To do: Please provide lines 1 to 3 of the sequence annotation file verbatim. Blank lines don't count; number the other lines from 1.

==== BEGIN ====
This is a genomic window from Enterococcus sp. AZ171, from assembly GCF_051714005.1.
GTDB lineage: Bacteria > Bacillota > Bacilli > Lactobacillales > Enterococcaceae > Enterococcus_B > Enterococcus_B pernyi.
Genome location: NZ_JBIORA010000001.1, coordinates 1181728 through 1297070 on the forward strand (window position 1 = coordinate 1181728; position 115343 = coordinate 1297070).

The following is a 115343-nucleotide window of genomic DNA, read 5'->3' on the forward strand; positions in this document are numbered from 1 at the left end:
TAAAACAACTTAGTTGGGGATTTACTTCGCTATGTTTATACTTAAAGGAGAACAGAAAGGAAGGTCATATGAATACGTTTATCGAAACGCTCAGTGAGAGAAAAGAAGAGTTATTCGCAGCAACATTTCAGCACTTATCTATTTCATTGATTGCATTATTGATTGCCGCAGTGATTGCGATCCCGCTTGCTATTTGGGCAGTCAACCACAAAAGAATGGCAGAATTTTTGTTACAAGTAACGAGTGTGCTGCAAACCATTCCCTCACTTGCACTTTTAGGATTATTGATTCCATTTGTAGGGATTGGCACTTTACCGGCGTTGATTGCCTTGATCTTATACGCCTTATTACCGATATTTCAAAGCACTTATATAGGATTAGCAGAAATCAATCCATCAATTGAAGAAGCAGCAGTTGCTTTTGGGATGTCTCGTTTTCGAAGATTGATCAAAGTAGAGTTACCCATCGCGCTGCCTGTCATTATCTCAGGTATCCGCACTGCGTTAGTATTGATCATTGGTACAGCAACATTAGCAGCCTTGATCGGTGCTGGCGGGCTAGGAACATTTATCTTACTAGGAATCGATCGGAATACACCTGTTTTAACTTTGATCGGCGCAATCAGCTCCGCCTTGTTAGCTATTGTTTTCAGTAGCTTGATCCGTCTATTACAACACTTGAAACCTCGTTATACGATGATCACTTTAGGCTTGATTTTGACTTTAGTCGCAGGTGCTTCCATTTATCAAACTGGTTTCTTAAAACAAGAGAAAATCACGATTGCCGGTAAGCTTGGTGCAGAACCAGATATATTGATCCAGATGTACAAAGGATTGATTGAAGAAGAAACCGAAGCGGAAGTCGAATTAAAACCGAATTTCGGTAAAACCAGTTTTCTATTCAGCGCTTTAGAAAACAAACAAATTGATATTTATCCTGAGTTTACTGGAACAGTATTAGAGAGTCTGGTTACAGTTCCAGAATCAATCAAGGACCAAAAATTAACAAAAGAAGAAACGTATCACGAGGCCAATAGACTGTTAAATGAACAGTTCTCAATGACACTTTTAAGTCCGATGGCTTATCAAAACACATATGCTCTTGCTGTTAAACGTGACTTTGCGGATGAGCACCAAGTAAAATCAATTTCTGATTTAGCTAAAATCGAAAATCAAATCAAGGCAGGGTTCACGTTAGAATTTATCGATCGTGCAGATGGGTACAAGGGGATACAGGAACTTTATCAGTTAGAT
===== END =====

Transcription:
This is a genomic window from Enterococcus sp. AZ171, from assembly GCF_051714005.1.
GTDB lineage: Bacteria > Bacillota > Bacilli > Lactobacillales > Enterococcaceae > Enterococcus_B > Enterococcus_B pernyi.
Genome location: NZ_JBIORA010000001.1, coordinates 1181728 through 1297070 on the forward strand (window position 1 = coordinate 1181728; position 115343 = coordinate 1297070).